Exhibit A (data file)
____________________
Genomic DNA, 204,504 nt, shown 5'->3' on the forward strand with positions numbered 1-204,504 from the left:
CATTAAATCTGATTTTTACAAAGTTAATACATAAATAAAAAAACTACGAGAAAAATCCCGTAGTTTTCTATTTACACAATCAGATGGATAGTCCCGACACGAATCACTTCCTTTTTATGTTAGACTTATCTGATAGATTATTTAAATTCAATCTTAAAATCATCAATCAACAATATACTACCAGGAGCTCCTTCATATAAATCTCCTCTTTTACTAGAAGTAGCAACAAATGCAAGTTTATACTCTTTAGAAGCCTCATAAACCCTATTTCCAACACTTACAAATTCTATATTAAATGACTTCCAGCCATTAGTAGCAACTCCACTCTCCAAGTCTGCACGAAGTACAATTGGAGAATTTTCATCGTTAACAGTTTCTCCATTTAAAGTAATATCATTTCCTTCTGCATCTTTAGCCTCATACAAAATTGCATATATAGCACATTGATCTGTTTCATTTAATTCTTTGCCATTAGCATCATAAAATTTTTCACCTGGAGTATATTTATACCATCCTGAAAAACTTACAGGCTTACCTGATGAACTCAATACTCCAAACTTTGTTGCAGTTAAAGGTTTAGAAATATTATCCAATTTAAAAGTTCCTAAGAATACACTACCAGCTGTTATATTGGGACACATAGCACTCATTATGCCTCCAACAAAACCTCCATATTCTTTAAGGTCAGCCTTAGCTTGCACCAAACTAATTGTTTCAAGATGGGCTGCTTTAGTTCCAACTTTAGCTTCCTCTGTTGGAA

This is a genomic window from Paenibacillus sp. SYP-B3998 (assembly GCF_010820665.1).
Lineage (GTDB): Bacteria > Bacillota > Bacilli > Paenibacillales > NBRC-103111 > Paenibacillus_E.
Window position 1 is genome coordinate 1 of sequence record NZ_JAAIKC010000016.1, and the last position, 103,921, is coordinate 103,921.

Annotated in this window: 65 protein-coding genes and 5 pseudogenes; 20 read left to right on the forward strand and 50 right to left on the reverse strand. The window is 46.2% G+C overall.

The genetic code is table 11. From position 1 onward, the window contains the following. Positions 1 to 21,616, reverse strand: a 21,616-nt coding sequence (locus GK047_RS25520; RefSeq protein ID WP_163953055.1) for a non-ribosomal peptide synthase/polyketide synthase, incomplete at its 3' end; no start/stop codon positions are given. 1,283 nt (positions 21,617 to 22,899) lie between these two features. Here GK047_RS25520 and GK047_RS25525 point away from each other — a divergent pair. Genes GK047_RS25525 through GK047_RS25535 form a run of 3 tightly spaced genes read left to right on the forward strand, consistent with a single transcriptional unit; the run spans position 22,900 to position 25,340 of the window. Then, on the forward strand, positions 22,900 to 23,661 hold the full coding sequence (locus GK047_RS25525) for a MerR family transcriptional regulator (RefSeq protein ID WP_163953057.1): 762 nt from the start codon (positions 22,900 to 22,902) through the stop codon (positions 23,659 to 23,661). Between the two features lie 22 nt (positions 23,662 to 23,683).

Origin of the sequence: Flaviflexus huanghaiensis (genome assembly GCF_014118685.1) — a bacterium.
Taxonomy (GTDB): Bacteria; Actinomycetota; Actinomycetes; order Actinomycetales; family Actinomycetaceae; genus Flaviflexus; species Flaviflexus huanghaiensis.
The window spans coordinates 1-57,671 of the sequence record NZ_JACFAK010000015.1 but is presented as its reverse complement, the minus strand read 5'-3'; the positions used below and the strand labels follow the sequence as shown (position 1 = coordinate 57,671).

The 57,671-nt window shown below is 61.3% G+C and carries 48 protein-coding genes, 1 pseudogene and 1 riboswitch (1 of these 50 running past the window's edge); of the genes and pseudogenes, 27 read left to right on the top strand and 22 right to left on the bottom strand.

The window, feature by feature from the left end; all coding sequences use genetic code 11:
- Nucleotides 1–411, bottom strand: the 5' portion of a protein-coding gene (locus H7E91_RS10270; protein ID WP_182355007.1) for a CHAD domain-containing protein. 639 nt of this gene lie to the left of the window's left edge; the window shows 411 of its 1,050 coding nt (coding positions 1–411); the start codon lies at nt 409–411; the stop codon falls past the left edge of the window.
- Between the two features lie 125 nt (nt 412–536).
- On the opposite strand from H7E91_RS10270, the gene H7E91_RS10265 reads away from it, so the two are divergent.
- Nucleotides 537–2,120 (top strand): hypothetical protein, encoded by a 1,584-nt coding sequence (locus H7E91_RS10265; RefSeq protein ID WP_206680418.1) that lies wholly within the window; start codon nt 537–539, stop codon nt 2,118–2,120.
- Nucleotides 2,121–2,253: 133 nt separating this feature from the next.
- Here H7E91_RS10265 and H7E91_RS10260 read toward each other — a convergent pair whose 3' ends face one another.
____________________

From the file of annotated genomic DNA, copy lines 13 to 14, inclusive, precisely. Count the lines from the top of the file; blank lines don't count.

- Nucleotides 1–411, bottom strand: the 5' portion of a protein-coding gene (locus H7E91_RS10270; protein ID WP_182355007.1) for a CHAD domain-containing protein. 639 nt of this gene lie to the left of the window's left edge; the window shows 411 of its 1,050 coding nt (coding positions 1–411); the start codon lies at nt 409–411; the stop codon falls past the left edge of the window.
- Between the two features lie 125 nt (nt 412–536).